Explanations of attachment (Attachment Model Answers) (Paper 1 Model Answers)
Briefly evaluate learning theory as an explanation of attachment. ( 4 marks)
One limitation is its reductionist nature, as it focuses on basic processes such as stimulus-response links and reinforcement, which may oversimplify the complex behaviors observed in attachment relationships. The theory also assumes that early learning experiences determine later attachment behaviors, neglecting the potential for change and development throughout the lifespan. Additionally, the learning theory is primarily based on animal research, and inferring conclusions about human attachment solely based on animal studies can be problematic due to the inherent differences between species and the complexity of human attachment dynamics.
Read the item and then answer the question that follows.
A group of researchers used ‘event sampling’ to observe children’s friendships over a period of three weeks at break times and lunchtimes during the school day.
Explain what is meant by ‘event sampling’. ( 2 marks)
'Event sampling' refers to a research method used to observe and record specific events or behaviours of interest within a given timeframe. In the context of the study mentioned, it involves observing children's friendships during break times and lunchtimes throughout a three-week period at school. Researchers using event sampling would systematically document instances of friendship-related interactions or behaviours that occur during these specific time intervals. This method allows for a focused and targeted collection of data, providing insights into the nature and dynamics of children's friendships in the school setting.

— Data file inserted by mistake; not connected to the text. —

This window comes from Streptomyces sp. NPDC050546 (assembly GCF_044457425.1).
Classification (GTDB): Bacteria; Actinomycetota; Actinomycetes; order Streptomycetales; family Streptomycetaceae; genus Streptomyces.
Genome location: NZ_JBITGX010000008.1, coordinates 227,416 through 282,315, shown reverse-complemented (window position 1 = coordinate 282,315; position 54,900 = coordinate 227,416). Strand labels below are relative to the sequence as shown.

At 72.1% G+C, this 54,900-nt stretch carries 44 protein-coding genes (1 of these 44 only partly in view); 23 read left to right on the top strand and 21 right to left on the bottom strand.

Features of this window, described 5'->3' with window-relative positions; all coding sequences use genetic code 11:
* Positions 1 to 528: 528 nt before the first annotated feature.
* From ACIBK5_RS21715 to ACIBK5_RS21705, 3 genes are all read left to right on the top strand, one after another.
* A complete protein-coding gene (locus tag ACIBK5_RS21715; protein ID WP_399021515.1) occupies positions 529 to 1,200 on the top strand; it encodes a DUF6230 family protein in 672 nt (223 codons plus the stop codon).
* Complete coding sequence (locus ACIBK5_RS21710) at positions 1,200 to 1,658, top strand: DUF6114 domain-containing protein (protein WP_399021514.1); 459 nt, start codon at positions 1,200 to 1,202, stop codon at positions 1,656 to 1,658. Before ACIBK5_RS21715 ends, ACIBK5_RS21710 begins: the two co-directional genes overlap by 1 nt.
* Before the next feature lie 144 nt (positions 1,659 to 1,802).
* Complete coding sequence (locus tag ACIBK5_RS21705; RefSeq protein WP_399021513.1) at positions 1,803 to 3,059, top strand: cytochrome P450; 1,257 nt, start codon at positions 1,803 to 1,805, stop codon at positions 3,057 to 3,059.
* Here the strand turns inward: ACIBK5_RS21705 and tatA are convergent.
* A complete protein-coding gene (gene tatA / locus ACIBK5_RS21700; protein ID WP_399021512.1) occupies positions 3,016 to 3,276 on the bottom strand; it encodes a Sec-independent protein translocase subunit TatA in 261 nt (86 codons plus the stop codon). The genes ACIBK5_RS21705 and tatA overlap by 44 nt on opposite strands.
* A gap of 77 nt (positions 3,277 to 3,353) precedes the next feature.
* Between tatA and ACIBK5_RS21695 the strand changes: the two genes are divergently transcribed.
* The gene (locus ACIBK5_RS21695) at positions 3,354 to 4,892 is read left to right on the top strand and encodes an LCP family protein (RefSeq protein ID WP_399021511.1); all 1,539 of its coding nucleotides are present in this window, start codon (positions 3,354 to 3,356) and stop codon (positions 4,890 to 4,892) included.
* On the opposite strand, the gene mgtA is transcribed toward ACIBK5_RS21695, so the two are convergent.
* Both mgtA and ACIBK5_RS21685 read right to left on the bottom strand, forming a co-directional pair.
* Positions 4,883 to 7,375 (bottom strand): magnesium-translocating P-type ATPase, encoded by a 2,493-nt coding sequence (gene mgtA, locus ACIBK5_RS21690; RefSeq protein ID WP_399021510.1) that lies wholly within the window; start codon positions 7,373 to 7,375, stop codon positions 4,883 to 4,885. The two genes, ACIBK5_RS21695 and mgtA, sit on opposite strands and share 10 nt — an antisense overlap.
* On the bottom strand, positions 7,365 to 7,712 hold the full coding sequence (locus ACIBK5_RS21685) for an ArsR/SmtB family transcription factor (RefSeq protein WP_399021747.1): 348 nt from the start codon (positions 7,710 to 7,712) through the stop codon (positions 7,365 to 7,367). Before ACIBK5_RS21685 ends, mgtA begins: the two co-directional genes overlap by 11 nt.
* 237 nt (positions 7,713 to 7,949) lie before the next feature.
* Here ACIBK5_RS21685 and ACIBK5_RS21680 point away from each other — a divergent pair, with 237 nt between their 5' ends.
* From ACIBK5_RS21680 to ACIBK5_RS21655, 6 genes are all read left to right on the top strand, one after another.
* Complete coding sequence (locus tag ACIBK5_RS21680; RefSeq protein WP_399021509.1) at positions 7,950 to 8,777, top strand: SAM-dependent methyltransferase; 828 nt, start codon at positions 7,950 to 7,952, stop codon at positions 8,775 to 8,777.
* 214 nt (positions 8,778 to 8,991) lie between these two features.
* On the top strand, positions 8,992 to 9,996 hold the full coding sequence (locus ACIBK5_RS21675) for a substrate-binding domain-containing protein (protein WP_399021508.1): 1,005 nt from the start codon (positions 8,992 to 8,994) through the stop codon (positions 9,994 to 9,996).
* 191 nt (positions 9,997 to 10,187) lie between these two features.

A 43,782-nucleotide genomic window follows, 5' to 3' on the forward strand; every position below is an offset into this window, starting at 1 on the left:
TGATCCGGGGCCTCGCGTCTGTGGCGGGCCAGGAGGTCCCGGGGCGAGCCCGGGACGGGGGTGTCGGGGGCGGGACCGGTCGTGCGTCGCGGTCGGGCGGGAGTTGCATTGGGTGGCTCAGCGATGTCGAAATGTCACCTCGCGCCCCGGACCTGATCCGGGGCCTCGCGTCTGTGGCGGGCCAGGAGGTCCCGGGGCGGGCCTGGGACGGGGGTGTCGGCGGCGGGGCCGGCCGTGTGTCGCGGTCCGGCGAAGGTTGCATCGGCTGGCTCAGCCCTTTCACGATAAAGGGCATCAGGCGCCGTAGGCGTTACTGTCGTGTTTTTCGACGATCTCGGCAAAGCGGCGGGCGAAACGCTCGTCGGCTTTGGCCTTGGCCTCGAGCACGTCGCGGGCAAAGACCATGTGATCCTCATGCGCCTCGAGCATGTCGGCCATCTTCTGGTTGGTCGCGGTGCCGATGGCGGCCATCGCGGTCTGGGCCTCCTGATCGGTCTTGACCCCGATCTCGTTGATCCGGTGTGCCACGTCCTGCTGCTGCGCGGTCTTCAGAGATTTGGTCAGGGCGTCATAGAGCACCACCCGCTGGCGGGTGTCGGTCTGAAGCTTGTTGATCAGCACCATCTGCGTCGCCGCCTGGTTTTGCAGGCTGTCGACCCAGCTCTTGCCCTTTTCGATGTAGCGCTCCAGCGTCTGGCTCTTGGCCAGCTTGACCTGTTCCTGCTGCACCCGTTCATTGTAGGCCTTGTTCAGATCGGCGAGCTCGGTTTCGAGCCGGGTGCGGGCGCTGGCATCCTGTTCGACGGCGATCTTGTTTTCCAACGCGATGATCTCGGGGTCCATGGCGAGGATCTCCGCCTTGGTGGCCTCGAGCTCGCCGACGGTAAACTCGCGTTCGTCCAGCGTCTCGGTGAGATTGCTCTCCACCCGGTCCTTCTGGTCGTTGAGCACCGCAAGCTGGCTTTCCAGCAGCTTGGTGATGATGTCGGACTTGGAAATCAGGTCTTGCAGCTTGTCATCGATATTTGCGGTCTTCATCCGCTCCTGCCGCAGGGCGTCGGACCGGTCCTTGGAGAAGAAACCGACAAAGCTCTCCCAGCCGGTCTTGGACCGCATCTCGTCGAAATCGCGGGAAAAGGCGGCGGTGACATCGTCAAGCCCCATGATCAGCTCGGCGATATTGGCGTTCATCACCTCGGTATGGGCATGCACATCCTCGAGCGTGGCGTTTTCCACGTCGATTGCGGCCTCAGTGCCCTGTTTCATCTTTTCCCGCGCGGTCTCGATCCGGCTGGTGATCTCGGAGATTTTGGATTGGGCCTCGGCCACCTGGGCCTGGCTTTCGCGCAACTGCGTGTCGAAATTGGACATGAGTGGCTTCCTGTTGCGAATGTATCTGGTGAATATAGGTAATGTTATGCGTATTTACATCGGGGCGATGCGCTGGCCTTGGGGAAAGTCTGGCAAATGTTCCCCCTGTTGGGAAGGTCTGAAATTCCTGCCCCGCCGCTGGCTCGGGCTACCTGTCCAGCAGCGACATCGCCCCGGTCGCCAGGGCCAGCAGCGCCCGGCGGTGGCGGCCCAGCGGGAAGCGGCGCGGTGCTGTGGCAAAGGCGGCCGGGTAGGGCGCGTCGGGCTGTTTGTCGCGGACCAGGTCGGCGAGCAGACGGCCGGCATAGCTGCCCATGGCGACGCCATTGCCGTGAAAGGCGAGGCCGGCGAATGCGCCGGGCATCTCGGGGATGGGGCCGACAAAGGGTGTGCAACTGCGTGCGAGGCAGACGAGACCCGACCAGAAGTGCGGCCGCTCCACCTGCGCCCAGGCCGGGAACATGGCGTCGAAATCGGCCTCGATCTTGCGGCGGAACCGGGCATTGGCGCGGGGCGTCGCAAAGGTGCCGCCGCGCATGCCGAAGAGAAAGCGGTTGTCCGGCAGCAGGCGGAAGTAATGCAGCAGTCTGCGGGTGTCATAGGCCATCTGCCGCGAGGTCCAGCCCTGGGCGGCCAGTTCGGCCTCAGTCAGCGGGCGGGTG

Briefly discuss how observational research might be improved by conducting observations in a controlled environment. ( 4 marks)
Firstly, a controlled environment allows for standardised conditions, reducing potential confounding factors and increasing the reliability of observations. Researchers can carefully design and manipulate variables to isolate specific behaviours or phenomena of interest.
Secondly, a controlled environment provides greater control over extraneous influences that might impact the observations, such as distractions or external stimuli. This allows researchers to focus solely on the target behaviours and minimise the likelihood of unintended biases.
Furthermore, a controlled environment enables the implementation of systematic and consistent data collection procedures, ensuring that observations are conducted in a standardised manner. Researchers can establish clear protocols, such as specific observation intervals or criteria for recording behaviours, which promotes consistency across observations.